Cervical Cancer - Introduction
The cervix is the lower portion of the uterus that connects the uterus to the vagina. The opening of the cervix remains small except during labor when it expands to allow the baby to pass from the uterus to the vagina. Cervical cancer occurs when cells in the cervix grow erratically and multiply out of control. As with other types of cancer, it often takes years for cervical cancer to develop. First, normal cervical cells change into pre-cancerous cells. Pre-cancerous abnormalities progress without symptoms and if left untreated, they eventually progress into cancer. When cervical abnormalities are detected and treated in pre-cancerous stages, cervical cancer is preventable.
Both pre-cancerous and cancer cells in the cervix can be detected with a Pap smear (also called Pap test). A Pap smear is a screening exam used to examine cells from the cervix and the vagina. If abnormal cells are found, they are classified according to their degree of abnormality.
Approximately 50 million Pap smears are performed each year in the United States. The increased use of Pap smear is largely responsible for a significant reduction in the number of deaths from cervical cancer over the years (a decrease of 74% from 1955 to 1992).
When detected early, the five-year survival rate for cervical cancer is approximately 92%. If cervical cancer is detected before it has invaded any surrounding tissues, the five-year survival rate is nearly 100%. Therefore, it is very important that all women begin receiving yearly Pap smears and pelvic examinations at age 21. Some physicians will not perform a Pap smear each year if a woman has had three negative (normal) Pap smears in the course of three years. However, a yearly pelvic exam should be continued even if Pap smears are not given each year.
Even with the increased use of the Pap smear, not all women receive yearly Pap smears. It is estimated that between 60% and 80% of American women who are newly diagnosed with cervical cancer have not had a Pap smear within the last five years, if ever. According to recent studies, elderly, African-American, and low-income women are the least likely to have annual Pap smears.
The American Cancer Society estimated that there are 11,000 new cases of invasive cervical cancer diagnosed in the United States each year and approximately 4,000 American women die from the disease each year. Researchers estimate that non-invasive cervical cancer is nearly four times as likely as invasive cervical cancer. The International Agency for Research on Cancer estimates that nearly 380,000 women are diagnosed with cervical cancer worldwide each year. The number of cases and number of deaths from cervical cancer are higher in less developed countries where routine screening is not widespread.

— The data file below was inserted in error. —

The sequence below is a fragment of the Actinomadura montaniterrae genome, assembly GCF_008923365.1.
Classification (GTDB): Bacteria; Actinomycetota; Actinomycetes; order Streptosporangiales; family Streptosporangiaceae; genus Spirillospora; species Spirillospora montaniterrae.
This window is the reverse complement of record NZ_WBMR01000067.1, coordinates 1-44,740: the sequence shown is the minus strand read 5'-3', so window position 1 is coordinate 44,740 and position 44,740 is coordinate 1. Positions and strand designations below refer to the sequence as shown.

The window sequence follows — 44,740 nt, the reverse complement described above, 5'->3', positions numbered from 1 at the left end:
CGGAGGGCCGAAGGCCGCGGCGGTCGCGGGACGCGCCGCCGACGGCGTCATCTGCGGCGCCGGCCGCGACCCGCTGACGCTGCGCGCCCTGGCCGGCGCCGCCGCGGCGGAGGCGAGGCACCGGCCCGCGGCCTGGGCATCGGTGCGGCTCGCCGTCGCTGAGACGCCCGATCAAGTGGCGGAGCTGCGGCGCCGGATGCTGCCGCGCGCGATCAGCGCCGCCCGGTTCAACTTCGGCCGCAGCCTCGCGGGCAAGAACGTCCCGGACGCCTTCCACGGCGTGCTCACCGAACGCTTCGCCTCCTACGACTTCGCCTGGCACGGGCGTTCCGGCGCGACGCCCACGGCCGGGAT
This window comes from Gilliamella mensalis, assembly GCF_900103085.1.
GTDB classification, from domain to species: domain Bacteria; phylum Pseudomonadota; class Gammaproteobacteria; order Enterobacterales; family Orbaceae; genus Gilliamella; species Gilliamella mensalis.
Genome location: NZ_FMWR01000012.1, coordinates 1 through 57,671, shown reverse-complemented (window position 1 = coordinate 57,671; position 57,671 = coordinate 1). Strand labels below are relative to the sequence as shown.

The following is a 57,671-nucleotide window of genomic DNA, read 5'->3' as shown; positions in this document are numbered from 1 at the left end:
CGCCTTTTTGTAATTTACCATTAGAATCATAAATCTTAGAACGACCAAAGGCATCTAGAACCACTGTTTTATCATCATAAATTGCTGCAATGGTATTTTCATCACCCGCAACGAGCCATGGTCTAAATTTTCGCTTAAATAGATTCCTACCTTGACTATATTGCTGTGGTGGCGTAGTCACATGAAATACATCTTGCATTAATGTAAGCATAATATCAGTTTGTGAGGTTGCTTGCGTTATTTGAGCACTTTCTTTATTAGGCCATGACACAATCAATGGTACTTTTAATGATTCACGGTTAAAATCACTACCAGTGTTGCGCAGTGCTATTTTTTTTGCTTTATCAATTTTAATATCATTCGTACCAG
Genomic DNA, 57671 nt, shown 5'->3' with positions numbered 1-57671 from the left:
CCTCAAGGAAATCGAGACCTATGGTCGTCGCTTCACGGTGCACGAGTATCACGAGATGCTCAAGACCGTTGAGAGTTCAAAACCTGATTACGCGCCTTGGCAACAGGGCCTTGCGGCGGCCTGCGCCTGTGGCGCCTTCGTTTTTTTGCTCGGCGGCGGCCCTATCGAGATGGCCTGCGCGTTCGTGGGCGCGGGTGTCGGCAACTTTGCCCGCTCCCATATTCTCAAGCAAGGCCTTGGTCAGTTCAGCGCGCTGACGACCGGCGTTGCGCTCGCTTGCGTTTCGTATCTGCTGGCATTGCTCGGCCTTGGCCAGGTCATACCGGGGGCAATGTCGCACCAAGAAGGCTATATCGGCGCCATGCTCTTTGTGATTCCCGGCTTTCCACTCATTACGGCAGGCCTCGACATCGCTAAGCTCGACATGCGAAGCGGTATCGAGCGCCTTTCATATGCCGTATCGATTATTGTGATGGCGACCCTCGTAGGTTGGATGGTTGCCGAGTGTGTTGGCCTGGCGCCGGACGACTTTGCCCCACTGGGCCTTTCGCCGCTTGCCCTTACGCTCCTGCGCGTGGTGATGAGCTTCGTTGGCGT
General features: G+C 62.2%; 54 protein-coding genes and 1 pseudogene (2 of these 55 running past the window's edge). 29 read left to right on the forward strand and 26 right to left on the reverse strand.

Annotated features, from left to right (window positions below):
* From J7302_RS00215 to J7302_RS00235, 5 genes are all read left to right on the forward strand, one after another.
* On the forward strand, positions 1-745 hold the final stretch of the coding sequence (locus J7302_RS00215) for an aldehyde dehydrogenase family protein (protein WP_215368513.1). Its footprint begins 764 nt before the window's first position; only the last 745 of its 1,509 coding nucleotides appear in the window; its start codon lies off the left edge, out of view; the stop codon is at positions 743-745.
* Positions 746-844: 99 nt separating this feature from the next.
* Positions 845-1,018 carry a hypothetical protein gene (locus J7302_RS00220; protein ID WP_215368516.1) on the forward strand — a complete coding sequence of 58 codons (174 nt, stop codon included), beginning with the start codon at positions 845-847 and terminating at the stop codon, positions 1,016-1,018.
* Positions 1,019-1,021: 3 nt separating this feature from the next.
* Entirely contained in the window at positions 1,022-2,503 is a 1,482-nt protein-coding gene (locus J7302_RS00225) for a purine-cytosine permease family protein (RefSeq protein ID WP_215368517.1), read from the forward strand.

|Estimated Cervical Cancer Cases/Deaths Worldwide|
|Region||New Cases (2000)||Deaths (2000)|
South Central Asia
More Developed Countries
Less Developed Countries
Source: J. Ferlay, F. Bray, P. Pisani and D.M. Parkin. GLOBOCAN 2000: Cancer Incidence, Mortality and Prevalence Worldwide, Version 1.0. IARC CancerBase No. 5. Lyon, IARCPress, 2001.
Risk factors for cervical cancer include age (the highest risk occurs between late teens and mid-thirties), early age at first sexual intercourse, multiple sexual partners, certain strains of the human papillomavirus (HPV, a sexually transmitted disease), smoking, and daughters of women who took DES (a hormonal drug prescribed between 1940 and 1971 to help prevent miscarriages). Because there are often no symptoms associated with early stages of cervical cancer, it is important that women receive annual Pap smears to screen for the disease. Symptoms that may be associated with cervical cancer include unusual vaginal discharge, vaginal bleeding, or bleeding or pain during sexual intercourse. In June 2006, the U.S. Food and Drug Administration approved a vaccine aimed at preventing cervical cancer and vulvar and vaginal pre-cancers. The vaccine, called Gardasil, had been shown to be effective at blocking cervical cancers caused by certain strains of HPV. To learn more about this vaccine, please visit FDA Advisory Panel Backs Cervical Cancer Vaccine
If Pap smear results suggest cervical cancer, a number of additional tests may be performed for confirmation, including colposcopy, cervical biopsy, or cone biopsy. Further imaging tests, such as CT scan or MRI may be performed if the cancer is suspected to have spread past the cervix to other areas of the body.
Treatment for cervical cancer depends on the stage of the cancer and other prognostic factors. The main types of treatment for cervical cancer include surgery (laser surgery, cone biopsy, hysterectomy) radiation therapy, and/or chemotherapy. The earlier cervical cancer is detected, the greater the chances for successful treatment and survival.
- Risk Factors and Symptoms
- Pap Smear
- FDA Advisory Panel Backs Cervical Cancer Vaccine
- Stages of Cervical Cancer
- Additional Resources and References
Updated: May 2010